The San Jacinto fault is a major structure in Southern California, an active right lateral strike slip fault that trends parallel to the San Andreas. It has produced damaging quakes in the past, most notably in 1899 and 1918 which caused serious damage in Hemet and San Jacinto. At least 10 historic quakes have exceeded magnitude 6.
The quakes today are not nearly as large (a magnitude 5 quake has only 1/30 the energy of a magnitude 6 event), but all earthquake swarms on active fault systems should be noted carefully. Most of the time nothing else happens, but on occasion these swarms may presage a larger event. If you live in the region, it is a good time to evaluate your earthquake preparedness, storing water, flashlights, food, batteries, first aid kit, and radio, and having a family emergency plan.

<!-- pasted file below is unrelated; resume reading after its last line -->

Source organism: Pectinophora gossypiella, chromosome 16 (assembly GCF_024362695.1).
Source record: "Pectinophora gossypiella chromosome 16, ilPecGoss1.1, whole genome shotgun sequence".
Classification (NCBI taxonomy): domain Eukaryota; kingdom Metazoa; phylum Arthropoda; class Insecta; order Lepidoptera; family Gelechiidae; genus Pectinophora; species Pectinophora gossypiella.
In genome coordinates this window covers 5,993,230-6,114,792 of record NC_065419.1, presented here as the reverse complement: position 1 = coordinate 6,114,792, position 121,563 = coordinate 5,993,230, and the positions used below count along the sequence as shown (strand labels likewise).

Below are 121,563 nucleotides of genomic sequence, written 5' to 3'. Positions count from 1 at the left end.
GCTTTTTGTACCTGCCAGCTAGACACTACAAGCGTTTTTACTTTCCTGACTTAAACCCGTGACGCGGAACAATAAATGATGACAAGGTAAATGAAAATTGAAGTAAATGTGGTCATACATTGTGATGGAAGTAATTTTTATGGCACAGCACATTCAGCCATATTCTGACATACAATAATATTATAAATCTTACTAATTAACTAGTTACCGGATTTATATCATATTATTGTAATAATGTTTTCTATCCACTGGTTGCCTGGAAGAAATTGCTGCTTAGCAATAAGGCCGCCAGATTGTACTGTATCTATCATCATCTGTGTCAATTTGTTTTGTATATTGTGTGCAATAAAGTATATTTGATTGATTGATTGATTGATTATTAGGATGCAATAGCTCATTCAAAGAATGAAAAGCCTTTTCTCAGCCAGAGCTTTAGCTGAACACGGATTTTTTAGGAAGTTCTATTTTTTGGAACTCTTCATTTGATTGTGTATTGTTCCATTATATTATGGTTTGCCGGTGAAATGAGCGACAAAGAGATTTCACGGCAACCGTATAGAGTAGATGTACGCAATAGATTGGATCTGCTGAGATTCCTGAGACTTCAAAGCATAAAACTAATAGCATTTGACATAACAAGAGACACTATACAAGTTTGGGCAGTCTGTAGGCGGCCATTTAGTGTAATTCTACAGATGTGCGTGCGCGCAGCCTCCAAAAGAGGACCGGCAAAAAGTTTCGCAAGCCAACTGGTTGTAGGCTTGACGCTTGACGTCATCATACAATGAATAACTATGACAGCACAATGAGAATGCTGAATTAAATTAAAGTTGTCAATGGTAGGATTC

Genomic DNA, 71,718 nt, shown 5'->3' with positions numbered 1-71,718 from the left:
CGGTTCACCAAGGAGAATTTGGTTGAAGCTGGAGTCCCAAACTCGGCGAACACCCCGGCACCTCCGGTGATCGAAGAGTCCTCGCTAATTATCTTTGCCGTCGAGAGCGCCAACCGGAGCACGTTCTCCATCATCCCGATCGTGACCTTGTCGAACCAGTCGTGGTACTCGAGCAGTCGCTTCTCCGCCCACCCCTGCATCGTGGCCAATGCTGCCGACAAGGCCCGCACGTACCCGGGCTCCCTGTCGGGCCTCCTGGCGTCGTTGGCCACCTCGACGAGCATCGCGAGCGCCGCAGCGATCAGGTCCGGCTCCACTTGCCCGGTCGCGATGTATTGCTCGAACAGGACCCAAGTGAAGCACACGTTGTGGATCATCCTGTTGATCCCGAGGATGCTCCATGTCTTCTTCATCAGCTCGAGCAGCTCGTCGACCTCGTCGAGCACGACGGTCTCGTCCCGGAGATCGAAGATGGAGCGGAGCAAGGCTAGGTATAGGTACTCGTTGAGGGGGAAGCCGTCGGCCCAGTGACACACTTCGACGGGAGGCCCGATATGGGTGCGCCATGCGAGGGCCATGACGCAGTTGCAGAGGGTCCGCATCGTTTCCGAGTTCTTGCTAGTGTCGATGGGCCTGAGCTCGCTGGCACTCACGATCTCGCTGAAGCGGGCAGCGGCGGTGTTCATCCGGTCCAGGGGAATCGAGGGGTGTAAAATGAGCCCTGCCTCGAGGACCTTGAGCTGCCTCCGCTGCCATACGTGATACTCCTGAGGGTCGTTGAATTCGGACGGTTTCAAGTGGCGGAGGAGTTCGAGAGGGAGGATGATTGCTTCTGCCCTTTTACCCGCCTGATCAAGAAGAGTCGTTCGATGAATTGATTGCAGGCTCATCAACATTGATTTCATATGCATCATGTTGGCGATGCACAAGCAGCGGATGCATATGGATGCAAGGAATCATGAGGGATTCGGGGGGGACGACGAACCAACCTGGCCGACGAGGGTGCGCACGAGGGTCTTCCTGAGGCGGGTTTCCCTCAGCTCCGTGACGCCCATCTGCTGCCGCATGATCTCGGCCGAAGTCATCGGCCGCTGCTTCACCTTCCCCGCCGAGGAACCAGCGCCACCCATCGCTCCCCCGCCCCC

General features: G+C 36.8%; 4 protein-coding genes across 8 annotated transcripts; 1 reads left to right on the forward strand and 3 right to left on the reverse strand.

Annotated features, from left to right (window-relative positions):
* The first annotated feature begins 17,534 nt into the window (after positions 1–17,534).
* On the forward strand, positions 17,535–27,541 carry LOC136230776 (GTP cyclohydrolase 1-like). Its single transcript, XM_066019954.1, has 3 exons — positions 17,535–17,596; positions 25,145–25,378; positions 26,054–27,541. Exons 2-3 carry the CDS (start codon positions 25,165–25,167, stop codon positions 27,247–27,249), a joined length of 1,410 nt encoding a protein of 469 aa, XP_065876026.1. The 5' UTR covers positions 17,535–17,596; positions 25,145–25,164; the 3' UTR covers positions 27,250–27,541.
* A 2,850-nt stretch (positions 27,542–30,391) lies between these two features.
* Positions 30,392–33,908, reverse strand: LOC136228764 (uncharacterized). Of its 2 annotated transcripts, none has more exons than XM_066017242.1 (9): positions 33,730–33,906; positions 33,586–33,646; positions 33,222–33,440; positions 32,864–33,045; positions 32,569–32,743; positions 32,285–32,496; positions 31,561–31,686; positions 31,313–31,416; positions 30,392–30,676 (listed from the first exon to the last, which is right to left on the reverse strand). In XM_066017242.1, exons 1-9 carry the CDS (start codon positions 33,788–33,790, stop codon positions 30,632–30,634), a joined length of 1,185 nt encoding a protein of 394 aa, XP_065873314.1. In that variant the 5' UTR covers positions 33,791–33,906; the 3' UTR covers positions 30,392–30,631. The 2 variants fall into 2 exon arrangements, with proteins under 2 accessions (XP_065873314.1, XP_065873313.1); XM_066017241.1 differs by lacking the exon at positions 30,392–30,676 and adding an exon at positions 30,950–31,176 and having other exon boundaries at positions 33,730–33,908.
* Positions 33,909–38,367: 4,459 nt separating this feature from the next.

For more information on earthquake hazards in California refer to this site from the USGS: http://earthquake.usgs.gov/prepare/ . For a look at the historical record of large earthquakes in Southern California, check here: http://www.data.scec.org/significant/index.html . For an interactive map that provides the latest data on earthquakes in California (and other parts of the world), check here: http://earthquake.usgs.gov/earthquakes/map/. If you felt any of the earthquakes and want to report your experience, check out Did You Feel It?.
As is often the case, the preliminary data is a bit uncertain, and the latest official count is one magnitude 4.7 quake, which as of 1:30 PM has been followed by over 200 aftershocks.